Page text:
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Letter, Number or Bug


Letter, Number or Bug is an engaging and educational game for children aged 3 and up that combines fun and learning. Players identify cards showing letters, numbers, or bugs, which helps develop coordination, literacy, and numeracy skills.

Skill Development:
Ease of Use:
Age: 3+ years

Read our expert reviews →


Let’s Make Exploring Letters and Numbers Really Fun!

This exciting game helps children learn letters and numbers through play. Draw a card and guess if it shows a letter, number, or bug. If guessed correctly, race to find the matching letter or number on the face-up tiles. When a bug card appears, all players dash across the room to grab the bug tile first. The first player to collect five matching tiles wins the game.

Key Features:

  • Educational Fun: Encourages recognition of letters and numbers in an engaging way.
  • Active Play: Promotes physical activity with races to find tiles.
  • Quick Thinking: Enhances quick thinking and reaction skills.

Recommended by Dr Gummer’s Good Play Guide, this game is perfect for making learning enjoyable. Ideal for family game nights, classroom activities, or playdates, it helps children develop important skills while having a fantastic time. Get kids learning and laughing with this delightful game.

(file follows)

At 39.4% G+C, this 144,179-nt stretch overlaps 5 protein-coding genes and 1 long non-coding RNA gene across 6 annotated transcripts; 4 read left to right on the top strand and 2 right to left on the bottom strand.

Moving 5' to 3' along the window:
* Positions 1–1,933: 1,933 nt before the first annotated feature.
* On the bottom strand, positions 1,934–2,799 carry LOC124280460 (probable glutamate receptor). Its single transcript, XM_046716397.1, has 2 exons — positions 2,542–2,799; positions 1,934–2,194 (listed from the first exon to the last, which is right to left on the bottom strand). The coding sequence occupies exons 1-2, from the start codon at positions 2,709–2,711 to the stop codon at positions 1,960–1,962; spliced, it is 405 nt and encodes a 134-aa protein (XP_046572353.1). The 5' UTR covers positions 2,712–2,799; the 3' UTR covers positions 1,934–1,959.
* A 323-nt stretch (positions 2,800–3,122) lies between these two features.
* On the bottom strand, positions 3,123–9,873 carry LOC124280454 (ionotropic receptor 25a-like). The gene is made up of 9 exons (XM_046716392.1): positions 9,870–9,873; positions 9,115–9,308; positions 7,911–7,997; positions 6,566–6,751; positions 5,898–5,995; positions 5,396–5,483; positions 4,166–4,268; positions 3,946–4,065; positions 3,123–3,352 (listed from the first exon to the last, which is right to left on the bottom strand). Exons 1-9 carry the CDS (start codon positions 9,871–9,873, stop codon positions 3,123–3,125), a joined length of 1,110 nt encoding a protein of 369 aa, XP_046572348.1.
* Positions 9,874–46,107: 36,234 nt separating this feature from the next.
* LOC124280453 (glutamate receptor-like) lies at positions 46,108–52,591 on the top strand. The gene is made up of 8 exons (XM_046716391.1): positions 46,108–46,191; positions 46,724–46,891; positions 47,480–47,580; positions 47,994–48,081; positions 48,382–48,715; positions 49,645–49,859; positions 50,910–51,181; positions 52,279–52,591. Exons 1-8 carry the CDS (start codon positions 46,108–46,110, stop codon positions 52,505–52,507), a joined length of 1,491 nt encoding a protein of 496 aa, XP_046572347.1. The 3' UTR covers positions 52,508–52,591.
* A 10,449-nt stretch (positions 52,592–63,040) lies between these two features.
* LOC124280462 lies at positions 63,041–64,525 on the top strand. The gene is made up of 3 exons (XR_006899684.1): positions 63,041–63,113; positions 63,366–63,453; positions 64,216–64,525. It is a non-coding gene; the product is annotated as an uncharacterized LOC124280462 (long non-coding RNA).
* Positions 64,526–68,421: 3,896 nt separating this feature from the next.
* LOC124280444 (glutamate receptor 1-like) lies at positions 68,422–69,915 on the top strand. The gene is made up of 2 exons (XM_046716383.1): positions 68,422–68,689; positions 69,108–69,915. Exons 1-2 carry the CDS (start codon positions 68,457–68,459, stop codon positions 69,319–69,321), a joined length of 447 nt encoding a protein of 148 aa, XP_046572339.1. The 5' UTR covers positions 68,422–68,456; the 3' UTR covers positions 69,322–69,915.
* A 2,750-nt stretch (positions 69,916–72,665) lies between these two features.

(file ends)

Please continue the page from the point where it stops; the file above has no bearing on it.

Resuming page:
What our testers said

“Can I get the card I did 10 star jumps the fastest” Boy, aged 7

“I don’t want to stop yet, let’s keep playing” – Girl, aged 5

What our experts think

One of the main attractions of the “Letter, Number or Bug Game” is its interactive nature. The game encourages children to be physically active by running around to match cards and identify categories, which can be particularly engaging for older children. For instance, a 10-year-old girl took charge of the game, acting as a taskmaster and keeping younger players motivated and involved. This aspect of the game can promote leadership skills and teamwork among children, making it a fun group activity. The game focuses on basic educational skills such as letter and number recognition, which are essential for early childhood development. The matching and categorising tasks help children practice these skills in a playful context.

While the game is generally easy to use, it often requires adult supervision, especially during the initial setup and explanation of the rules.  The game’s reception among children varies. Older children, especially those around 10 years old, found the game engaging and took on leadership roles to help younger participants. This interaction was observed to be energetic and competitive, with children enjoying the physical aspect of running around and matching cards. 

Skills developed

– Develops letter and number recognition

– Supports categorisation and matching

– Encourages Physical coordination